Look how high!
Look how high!

Photo by Christine Renard from Pexels

The Caregiver Threat

“Ugh,” Mari mutters at the phone, glowing face-up on the table. “I click on one ad, one time, and now all I get are these ads…”

I glance over at her screen. In comic-bookish CGI, set in a bedroom, a chiselly man leans a speech-bubble into the face of an Attractive Young Woman.

“The boys just love you,” he says.

What the hell? I think. Is this some kind of brothel-themed version of the SIMS?

But his speech bubbles continue, and it soon becomes clear that the “boys” who “just love” the Attractive Young Woman are not that kind of bedroom clientele. They are the man’s children. Moments later, his lady steps out of the closet in an evening gown. The illustrator has expertly rendered the expensiveness of woman’s dress, the elaborate lay of her hair.

“We’re going to be late for our engagement party!” she chides the man, thereby revealing him to be her fiancée.

As they exit, the ad offers its first example of the gameplay. You, the nanny character, get to make your first decision. Click on your choice: will you crash their engagement party, dressed to kill with plunging neckline and high-slit skirt?

Of course you will! The ad now relocates you to the swank of the party, where you slither about the room, plotting your next move. How to divert your boss’s attention away from his soon-to-be-bride?

Why, by tossing yourself into the arms of his brother for a make-out session on the dance floor, of course!

Mari swipes away from the ad, but I’ve seen enough. There it is– my profession in a nutshell. At least, there’s the mass perception of my work, condensed into a poignant little box. I, and other young women like me, dedicate ourselves to a career with no colleagues, no benefits packages, no levels for advancement, and no long-term stability, and what’s our motivation? Access to other women’s husbands, ripe for the stealing, of course.

Delightful.


My first exposure to the ubiquity of the husband-stealing nanny in the public imagination started with an internet search. In my first home childcare job, it was my crappy luck to stumble onto evidence that the lady of the house was cheating. I knew well enough to keep my mouth shut, but even so, the situation put me at a risk. If she ever figured out what I knew, I’d be out on my ass. The only trace I’d leave behind in would be my name issuing from a toddler’s crying mouth.

Given the nature of the job, I figured I could not be the first domestic worker to find herself caught under the burden of a secret. So I took to the web, hoping to find solidarity and maybe some advice from other nannies who had gone through something similar.

I did not find solidarity. What I did find was article after article about nannies and husbands, intertwined. The headlines tell a pattern of celebrities blowing up their marriages by sleeping with the nanny, sometimes in the course of years-long affairs, sometimes even leaving the glamorous star-wife to marry the nanny-nobody. The treachery of cheating, the heartbreak of the wife, all magnify under the lens of the wronged woman’s trust in her subordinate. She opened her home and her family to the caregiver, took her on vacations, signed all her checks. And all the while, the nanny was a viper coiled in her house.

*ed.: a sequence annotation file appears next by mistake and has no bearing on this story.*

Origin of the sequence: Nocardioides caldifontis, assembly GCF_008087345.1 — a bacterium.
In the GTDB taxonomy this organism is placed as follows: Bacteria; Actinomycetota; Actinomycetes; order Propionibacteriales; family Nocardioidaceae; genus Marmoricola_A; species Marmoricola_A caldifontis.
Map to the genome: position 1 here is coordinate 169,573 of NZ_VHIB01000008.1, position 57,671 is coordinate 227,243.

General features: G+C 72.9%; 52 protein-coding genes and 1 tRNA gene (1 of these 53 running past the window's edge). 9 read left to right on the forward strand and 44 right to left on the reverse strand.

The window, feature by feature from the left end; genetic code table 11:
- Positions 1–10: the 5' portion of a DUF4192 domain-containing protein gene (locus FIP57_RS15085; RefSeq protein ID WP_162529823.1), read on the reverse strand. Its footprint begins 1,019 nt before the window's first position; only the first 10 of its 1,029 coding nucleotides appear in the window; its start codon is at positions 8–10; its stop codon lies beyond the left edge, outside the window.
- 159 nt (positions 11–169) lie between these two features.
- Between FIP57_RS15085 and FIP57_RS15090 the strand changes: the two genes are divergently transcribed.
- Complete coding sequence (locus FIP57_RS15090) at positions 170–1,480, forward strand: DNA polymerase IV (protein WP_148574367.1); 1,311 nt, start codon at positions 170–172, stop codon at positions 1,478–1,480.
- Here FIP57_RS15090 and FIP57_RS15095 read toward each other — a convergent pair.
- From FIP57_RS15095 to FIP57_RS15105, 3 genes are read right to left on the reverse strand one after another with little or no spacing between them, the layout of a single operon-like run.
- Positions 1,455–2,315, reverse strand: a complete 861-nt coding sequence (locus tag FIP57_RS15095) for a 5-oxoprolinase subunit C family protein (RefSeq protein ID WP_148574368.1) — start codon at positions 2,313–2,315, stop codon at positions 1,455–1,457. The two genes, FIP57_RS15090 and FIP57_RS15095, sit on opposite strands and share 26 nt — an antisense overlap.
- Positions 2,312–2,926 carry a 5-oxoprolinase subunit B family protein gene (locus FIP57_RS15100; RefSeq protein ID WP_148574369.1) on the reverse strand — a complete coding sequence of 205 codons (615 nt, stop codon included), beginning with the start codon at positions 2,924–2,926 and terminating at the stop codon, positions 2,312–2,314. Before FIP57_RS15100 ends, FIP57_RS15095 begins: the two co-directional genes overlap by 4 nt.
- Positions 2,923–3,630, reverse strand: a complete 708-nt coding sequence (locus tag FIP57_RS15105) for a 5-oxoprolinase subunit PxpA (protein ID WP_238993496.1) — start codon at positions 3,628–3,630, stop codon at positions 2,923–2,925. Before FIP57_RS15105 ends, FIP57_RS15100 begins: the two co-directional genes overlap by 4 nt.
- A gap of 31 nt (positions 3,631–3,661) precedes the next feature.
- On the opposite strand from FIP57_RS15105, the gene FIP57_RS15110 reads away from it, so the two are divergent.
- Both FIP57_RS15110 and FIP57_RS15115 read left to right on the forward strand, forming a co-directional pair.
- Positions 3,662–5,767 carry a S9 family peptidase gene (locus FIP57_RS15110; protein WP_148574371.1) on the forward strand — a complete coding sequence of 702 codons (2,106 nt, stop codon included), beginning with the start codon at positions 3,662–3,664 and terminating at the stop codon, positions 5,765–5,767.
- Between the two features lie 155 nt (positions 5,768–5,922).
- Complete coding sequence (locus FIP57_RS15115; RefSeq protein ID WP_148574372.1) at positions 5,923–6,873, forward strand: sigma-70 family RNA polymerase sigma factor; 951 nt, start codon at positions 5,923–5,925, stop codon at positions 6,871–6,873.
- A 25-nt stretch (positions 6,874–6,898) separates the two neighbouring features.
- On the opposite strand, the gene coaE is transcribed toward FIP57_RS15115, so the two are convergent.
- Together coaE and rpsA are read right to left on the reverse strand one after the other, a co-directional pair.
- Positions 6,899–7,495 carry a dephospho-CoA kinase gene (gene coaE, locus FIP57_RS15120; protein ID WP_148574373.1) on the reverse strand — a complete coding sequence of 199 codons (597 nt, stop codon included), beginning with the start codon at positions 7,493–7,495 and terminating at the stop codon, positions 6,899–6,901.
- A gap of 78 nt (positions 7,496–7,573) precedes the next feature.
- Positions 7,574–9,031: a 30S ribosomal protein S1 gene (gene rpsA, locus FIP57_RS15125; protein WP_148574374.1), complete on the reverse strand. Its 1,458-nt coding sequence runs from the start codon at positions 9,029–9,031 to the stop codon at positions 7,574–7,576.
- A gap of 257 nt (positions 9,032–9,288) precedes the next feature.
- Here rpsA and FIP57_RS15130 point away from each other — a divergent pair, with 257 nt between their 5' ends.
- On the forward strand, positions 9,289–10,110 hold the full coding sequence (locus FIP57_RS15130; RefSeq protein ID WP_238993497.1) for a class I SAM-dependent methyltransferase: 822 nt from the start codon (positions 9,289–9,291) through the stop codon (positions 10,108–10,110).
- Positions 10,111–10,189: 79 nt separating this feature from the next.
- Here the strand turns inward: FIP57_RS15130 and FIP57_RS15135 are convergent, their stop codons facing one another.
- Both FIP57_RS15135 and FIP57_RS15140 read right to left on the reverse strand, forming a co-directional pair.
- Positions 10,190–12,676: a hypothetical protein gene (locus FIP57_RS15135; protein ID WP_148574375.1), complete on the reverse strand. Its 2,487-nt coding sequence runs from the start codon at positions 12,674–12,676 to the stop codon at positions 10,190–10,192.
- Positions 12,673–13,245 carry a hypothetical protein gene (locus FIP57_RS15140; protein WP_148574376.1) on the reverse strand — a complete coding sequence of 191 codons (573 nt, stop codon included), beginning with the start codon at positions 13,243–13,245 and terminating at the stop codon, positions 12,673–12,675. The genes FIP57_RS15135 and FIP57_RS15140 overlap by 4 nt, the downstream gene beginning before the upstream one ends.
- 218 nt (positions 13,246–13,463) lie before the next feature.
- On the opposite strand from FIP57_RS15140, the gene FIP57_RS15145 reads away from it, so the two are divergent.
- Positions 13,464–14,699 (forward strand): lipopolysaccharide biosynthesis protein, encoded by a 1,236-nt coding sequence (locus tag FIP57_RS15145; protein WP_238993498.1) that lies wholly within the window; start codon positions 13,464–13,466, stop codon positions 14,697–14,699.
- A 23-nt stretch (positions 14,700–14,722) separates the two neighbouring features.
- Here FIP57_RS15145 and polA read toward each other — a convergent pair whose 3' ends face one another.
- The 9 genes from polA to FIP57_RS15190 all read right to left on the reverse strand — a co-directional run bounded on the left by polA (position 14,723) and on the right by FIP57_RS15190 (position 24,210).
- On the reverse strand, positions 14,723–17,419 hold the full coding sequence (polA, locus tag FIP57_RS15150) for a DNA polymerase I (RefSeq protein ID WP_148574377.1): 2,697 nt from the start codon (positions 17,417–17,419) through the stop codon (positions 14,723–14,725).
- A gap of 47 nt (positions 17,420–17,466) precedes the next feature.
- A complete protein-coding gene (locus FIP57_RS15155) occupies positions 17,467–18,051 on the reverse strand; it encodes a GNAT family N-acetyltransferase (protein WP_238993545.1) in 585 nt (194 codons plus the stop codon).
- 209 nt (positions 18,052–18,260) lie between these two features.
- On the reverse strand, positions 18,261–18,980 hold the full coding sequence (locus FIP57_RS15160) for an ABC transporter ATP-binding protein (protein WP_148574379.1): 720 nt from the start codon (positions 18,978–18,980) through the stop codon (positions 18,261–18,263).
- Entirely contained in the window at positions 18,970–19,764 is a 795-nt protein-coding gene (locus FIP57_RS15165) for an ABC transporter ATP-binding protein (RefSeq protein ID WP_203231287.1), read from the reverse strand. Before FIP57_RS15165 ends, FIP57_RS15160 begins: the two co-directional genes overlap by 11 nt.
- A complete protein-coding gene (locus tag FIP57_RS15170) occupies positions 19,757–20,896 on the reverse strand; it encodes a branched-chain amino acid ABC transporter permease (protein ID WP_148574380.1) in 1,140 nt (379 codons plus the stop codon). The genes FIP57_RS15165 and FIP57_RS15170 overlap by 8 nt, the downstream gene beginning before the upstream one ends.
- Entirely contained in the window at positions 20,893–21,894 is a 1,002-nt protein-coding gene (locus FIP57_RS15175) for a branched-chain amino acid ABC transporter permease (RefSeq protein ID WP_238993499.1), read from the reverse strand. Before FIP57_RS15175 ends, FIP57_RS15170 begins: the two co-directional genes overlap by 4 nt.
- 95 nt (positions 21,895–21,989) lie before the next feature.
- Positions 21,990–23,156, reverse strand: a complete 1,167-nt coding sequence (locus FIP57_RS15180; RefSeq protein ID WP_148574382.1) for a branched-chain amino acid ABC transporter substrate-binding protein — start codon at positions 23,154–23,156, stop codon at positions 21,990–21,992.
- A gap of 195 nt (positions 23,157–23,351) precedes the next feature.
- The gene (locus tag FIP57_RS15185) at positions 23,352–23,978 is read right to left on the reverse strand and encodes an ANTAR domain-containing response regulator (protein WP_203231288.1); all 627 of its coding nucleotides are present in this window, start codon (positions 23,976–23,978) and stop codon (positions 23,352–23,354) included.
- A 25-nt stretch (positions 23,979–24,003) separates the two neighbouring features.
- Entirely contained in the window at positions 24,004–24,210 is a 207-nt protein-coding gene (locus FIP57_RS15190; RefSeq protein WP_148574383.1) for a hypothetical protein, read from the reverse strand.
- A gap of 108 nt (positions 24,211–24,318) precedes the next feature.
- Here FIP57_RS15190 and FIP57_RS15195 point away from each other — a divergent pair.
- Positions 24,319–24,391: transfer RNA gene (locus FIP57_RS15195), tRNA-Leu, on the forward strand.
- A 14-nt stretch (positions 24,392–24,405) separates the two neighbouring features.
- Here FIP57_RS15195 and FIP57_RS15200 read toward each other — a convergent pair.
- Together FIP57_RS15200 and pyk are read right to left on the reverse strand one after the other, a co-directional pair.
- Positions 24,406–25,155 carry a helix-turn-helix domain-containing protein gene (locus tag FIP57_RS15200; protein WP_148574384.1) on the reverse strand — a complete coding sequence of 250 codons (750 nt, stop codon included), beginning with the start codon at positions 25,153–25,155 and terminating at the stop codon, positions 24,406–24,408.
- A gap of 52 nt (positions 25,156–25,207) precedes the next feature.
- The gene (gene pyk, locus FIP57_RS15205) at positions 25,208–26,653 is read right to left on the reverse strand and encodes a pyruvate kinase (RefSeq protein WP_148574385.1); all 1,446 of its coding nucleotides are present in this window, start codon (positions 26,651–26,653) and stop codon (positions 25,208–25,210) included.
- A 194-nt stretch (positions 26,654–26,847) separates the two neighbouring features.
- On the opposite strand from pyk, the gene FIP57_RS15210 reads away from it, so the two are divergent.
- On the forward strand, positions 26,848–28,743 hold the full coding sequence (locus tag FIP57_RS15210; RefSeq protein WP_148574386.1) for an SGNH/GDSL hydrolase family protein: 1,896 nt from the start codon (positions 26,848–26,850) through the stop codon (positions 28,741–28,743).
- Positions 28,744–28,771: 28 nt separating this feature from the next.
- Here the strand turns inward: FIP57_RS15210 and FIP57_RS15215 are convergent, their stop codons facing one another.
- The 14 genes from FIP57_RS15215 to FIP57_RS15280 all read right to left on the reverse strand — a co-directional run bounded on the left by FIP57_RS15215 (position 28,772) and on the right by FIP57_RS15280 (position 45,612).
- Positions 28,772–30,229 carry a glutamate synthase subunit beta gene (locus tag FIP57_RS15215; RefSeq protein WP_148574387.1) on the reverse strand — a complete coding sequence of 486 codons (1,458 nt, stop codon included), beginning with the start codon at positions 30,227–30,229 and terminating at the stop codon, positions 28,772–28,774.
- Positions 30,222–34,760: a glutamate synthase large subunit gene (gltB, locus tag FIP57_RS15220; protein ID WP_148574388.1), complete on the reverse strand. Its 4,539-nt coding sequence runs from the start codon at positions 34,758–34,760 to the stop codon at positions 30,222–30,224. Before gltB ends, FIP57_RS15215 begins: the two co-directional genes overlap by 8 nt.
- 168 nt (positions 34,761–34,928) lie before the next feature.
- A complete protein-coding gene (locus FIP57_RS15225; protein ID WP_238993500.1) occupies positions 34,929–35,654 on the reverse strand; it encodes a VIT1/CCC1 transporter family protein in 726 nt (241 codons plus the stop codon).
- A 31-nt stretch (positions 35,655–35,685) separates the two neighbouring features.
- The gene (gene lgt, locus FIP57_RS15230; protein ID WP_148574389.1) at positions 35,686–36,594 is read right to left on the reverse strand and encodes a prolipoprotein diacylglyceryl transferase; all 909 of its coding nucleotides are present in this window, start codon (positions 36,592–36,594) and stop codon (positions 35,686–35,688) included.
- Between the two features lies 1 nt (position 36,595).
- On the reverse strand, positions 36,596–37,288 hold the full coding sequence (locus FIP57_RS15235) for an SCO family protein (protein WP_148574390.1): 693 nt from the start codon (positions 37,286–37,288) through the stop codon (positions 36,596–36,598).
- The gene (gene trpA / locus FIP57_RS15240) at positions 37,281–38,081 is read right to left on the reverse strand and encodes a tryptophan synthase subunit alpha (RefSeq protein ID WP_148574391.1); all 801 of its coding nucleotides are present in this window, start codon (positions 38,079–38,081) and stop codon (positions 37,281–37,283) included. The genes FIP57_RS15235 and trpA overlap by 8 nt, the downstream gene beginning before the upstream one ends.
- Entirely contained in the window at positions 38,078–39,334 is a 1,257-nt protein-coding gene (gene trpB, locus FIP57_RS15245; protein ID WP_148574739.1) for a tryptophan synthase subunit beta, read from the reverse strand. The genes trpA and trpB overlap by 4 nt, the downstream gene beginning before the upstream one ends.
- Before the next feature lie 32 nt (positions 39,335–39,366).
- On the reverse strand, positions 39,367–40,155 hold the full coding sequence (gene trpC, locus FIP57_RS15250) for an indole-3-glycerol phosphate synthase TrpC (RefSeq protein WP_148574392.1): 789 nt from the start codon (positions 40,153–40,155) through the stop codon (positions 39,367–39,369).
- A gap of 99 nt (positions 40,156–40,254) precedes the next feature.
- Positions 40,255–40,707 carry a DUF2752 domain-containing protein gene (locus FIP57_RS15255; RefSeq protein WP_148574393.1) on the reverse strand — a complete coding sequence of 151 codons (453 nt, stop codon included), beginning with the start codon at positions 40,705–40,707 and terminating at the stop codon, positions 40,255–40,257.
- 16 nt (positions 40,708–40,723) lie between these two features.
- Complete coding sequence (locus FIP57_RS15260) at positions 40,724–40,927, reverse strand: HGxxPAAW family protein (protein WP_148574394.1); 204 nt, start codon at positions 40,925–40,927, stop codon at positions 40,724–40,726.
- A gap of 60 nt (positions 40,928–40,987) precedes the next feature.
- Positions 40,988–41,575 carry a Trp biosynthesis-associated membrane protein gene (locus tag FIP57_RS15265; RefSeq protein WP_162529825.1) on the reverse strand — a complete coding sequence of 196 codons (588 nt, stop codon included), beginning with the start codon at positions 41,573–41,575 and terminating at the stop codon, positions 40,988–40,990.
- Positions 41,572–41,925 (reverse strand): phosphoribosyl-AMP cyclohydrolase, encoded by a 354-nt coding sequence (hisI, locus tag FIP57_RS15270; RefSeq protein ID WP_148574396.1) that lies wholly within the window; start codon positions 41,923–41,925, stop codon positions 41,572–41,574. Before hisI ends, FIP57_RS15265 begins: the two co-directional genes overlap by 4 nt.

No combination of words in the search box yielded any different results. No matter how I arranged the quotation marks to make it clear to the search engine that the affair in question did not involve the nanny, the paradigm would not relent. According to the web, a house could not possibly contain both a nanny and a cheating spouse unless the two were in bed together.


Today, that first domestic job is far behind me. The inevitable implosion set me free when it came, and now I count myself among the luckiest of all women who work in the homes of richer people. My employers treat me well. Though my workplace is their home, they walk all the proper lines to keep my environment professional. Unaccusing. Safe.

But even so, I hold my body with a vigilance that I can’t shake, despite my intellect telling me that I don’t need it. I face the trope of ‘nanny as scheming seductress’ every morning when I dress for work. The physical demands of my job require range of motion– I spend my days squatting, crouching, crawling, running, dancing with a baby in my arms and a child grasping at each hip. Leggings are ideal for my workwear… but my ass looks great in a pair of leggings. Should I sacrifice their comfort for the coverage of a stiff pair of pants, the less to appear intentionally desirable to the father of the house and, more importantly, his wife?

There is no HR department at my workplace. Anyone who hires me is well within their rights to fire me over a shapely bum, a misconstrued giggle, a boob exposed by an infant’s tugging fist. If the man of the house decides to hit on me, if the woman succumbs to insecurity and frames me as a threat, I’m out the door, with a sticky story of my severance to explain to the unemployment office.